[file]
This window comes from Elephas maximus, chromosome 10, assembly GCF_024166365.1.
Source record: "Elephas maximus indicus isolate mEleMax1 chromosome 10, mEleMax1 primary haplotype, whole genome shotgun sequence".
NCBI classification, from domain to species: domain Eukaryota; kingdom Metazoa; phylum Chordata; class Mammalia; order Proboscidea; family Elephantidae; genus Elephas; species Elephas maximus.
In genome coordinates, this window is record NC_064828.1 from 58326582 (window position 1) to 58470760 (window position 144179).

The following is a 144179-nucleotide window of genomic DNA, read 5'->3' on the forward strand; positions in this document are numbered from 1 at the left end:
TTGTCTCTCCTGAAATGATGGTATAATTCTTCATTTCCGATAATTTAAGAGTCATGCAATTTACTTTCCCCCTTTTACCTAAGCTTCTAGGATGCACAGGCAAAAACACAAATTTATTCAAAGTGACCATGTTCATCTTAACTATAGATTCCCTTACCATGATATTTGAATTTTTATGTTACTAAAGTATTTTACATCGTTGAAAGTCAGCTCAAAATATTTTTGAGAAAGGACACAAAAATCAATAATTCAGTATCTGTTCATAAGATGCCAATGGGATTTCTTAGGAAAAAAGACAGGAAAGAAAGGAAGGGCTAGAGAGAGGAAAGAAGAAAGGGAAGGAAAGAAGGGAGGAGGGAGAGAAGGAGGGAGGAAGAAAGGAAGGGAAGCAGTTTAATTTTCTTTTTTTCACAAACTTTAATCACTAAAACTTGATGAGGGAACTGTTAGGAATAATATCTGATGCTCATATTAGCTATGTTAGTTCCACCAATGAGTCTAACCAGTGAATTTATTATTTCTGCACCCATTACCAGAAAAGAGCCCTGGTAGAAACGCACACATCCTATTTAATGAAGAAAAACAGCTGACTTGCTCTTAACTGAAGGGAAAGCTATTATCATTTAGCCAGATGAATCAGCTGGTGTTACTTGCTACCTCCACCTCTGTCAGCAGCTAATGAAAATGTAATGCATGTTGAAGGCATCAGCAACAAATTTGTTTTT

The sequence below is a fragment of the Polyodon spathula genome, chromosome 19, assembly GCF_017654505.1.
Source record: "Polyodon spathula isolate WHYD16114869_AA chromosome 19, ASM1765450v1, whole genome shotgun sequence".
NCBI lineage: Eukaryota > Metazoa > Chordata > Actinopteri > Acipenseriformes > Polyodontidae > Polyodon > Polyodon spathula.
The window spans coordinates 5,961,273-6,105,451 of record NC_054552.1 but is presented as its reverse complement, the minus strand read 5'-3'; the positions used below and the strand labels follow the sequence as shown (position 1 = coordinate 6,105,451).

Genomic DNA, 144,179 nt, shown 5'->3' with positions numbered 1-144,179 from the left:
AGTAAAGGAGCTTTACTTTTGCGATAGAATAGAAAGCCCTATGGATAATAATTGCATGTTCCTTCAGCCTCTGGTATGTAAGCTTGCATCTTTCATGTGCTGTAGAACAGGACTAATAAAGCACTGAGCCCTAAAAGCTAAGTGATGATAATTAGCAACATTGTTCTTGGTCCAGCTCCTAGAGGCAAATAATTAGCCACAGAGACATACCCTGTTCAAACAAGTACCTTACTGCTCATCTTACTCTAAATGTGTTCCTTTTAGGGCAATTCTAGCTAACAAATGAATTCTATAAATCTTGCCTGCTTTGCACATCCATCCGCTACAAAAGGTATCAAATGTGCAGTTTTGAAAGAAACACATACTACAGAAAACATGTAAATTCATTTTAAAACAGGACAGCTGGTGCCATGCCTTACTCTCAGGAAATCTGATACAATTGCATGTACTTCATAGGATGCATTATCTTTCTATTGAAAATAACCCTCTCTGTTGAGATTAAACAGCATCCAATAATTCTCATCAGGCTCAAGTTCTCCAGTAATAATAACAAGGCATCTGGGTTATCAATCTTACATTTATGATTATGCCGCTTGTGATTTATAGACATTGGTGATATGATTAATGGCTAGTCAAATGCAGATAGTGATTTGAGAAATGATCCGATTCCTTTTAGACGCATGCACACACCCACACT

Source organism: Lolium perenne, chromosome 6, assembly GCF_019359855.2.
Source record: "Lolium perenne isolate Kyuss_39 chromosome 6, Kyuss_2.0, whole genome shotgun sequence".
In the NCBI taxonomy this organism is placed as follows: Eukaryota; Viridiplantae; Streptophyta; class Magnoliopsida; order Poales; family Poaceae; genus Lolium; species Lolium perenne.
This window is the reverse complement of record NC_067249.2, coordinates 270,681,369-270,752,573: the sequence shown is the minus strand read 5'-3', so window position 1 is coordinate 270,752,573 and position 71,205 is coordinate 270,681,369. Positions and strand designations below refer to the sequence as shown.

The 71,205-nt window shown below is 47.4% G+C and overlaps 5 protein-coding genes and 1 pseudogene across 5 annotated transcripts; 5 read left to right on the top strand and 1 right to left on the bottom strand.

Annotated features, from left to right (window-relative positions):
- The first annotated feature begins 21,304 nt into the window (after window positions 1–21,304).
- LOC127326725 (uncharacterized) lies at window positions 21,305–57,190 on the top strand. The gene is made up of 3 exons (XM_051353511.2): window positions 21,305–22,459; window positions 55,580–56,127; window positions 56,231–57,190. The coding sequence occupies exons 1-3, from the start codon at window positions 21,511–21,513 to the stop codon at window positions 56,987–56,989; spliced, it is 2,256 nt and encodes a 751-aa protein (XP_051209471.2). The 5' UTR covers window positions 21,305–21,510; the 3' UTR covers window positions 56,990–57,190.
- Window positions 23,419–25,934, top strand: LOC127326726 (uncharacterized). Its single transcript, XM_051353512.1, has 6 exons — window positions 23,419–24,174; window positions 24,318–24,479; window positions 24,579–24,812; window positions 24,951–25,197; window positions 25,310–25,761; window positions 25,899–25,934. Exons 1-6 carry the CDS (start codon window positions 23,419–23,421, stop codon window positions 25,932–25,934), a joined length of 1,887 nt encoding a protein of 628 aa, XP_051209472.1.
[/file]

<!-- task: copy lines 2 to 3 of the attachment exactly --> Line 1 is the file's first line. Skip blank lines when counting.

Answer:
Source record: "Elephas maximus indicus isolate mEleMax1 chromosome 10, mEleMax1 primary haplotype, whole genome shotgun sequence".
NCBI classification, from domain to species: domain Eukaryota; kingdom Metazoa; phylum Chordata; class Mammalia; order Proboscidea; family Elephantidae; genus Elephas; species Elephas maximus.